Pro-Tip

First point and already a pro-tip? Today is a good day.

Ramda is built of many tiny functions that have a single specific purpose. Assembled together properly, you can create some fun stuff! Let's create a helper that's the inverse of isNil:

  import { isNil, isEmpty, complement } from 'ramda'

  const isPresent = complement(isNil)

  const Entry = ({ client }) => (
    <Query query={currentUserQuery}>
      {({ loading, data }) => {
        if (isNil(loading) && isEmpty(data.user.posts))
          return <NoPosts />

        if (isPresent(data.user)) {
          setErrorTrackingContext(data.user)
          getPostMetaData(data.user, client)
        }

        return (
          // code that renders things here
        )
      }}
    </Query>
  )

complement takes a function as its first argument, and a value as its second. If a falsy value is returned when it's called, the output will be true (the inverse is also true). Using complement makes our second if a little nicer.

You may say, "Well that's really simple. Why doesn't Ramda come with a helper like that?" Think of Ramda functions like individual LEGOS pieces. On their own, they don't do a ton, but put them together, and you can create something incredibly useful. If you want a more "comprehensive set of utilities", check out Ramda Adjunct.

It's Dangerous to Operate on Objects Alone! Take These Functions: prop and path

+1 internet points if you get the title joke

As a developer, nothing is more scary than deeply accessing an object. If this doesn't make you slightly cringe:

if (foo.bar.baz.theLastPropertyIPromise.justKiddingOneMore) doTheThing()

Then we need to have a talk. If this is your proposed solution:

if (
  foo &&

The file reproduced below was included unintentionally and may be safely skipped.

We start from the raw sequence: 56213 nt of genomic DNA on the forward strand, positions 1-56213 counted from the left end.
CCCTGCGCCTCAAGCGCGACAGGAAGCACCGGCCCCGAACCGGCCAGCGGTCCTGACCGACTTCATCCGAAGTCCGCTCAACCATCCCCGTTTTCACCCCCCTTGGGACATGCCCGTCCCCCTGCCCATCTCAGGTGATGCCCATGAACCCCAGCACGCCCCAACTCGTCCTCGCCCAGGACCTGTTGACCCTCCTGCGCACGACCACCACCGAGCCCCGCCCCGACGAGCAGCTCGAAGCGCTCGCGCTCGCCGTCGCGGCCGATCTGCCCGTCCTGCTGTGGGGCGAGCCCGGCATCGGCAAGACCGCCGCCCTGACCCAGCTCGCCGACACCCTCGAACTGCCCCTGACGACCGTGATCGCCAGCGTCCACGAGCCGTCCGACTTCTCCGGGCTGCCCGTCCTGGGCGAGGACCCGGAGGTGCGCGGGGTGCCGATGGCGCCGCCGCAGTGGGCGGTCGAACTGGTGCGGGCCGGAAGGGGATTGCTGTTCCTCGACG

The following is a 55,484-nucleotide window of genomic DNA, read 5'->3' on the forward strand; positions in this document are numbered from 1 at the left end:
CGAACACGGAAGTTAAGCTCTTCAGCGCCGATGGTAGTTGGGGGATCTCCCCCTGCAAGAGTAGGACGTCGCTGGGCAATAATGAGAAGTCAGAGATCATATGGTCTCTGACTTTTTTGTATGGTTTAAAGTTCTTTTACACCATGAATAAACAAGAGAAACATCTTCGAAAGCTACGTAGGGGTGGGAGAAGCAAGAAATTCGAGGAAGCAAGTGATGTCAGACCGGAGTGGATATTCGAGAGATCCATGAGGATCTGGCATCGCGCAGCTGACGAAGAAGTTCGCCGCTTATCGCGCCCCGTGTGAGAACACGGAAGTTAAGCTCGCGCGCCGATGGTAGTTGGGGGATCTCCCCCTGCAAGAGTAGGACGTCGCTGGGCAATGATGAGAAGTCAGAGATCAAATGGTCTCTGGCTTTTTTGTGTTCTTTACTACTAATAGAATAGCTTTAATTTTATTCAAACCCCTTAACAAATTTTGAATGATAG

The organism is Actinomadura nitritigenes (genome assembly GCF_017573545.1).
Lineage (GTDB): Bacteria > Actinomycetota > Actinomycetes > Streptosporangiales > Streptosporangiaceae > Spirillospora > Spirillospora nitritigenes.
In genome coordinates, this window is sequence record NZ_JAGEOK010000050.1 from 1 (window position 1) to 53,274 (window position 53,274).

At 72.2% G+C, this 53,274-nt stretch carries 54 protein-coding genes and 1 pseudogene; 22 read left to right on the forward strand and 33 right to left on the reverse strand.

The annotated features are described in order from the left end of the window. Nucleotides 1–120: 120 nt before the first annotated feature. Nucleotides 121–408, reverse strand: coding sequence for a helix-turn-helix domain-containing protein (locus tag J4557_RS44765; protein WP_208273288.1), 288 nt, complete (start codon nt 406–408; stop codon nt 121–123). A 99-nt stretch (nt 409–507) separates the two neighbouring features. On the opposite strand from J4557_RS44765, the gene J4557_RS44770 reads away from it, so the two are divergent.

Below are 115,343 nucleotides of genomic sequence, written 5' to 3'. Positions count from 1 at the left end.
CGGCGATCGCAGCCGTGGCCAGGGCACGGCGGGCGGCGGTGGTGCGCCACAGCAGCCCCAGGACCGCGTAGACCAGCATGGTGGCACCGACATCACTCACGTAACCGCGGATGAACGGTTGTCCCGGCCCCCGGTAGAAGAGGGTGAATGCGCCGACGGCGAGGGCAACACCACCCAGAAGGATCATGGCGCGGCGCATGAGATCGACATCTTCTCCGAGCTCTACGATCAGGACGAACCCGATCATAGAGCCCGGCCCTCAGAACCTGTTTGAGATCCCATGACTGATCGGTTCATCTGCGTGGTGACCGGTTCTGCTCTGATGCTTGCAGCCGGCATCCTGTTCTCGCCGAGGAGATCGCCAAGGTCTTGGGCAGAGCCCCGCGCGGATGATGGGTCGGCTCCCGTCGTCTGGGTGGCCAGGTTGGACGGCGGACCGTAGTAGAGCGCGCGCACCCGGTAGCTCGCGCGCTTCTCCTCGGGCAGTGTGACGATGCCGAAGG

foo.bar &&
  foo.bar.baz &&
  foo.bar.baz.theLastPropertyIPromise &&
  foo.bar.baz.theLastPropertyIPromise.justKiddingOneMore
)
  doTheThing()

Then we really need to talk.

Joking aside, we've all been there. It's easy to gloss over complex checks completely or write conditionals that take up too many bytes and are difficult to read. Ramda gives us prop and path to safely access objects. Let's see how they work:

import { prop, path, pipe } from 'ramda'

const obj = { foo: 'bar', baz: { a: 1, b: 2 } }

const getFoo = prop('foo')
getFoo(obj) // => 'bar'

const getBazA = path(['baz', 'a'])
getBazA(obj) // => 1

Great! "But what about that is safe? All the properties you asked for are present!" Glad you asked:

import { path, pipe } from 'ramda'

const obj = { foo: 'bar', baz: { a: 1, b: 2 } }

const getSomethingThatDoesNotExist = path([
  'foo',
  'bar',
  'baz',
  'theLastPropertyIPromise',
  'justKiddingOneMore'
])
getSomethingThatDoesNotExist(obj) // => undefined

Thanks Ramda! Hindquarters, yet again, saved. Note that undefined, a falsy value is returned. Very useful for presence checks! Let's apply our new learnings to our <Entry /> component:

  import { isNil, isEmpty, complement, prop } from 'ramda'

  const getUser = prop('user')
  const userIsPresent = pipe(
    getUser,
    complement(isNil)
  )

  const Entry = ({ client }) => (
    <Query query={currentUserQuery}>
      {({ loading, data }) => {
        if (isNil(loading) && isEmpty(data.user.posts))
          return <NoPosts />

        if (userIsPresent(data)) {
          const user = getUser(data)
          setErrorTrackingContext(user)
          getPostMetaData(user, client)
        }

        return (
          // code that renders things here
        )
      }}
    </Query>
  )

Looking better for sure. Further refactoring could be done in our second if condition. For fun, see if you can figure out how to use Ramda to bring that if into one function. Answer is at the end of this post!

Prep Your Props With evolve

Transforming component props into something useful is common practice. Let's take a look at this example where we concat a first and last name as well as format a date:

const NameAndDateDisplay = ({ date, firstName, lastName }) => (
  <>
    <div>
      Hello {firstName.toUpperCase()} {lastName.toUpperCase()}!
    </div>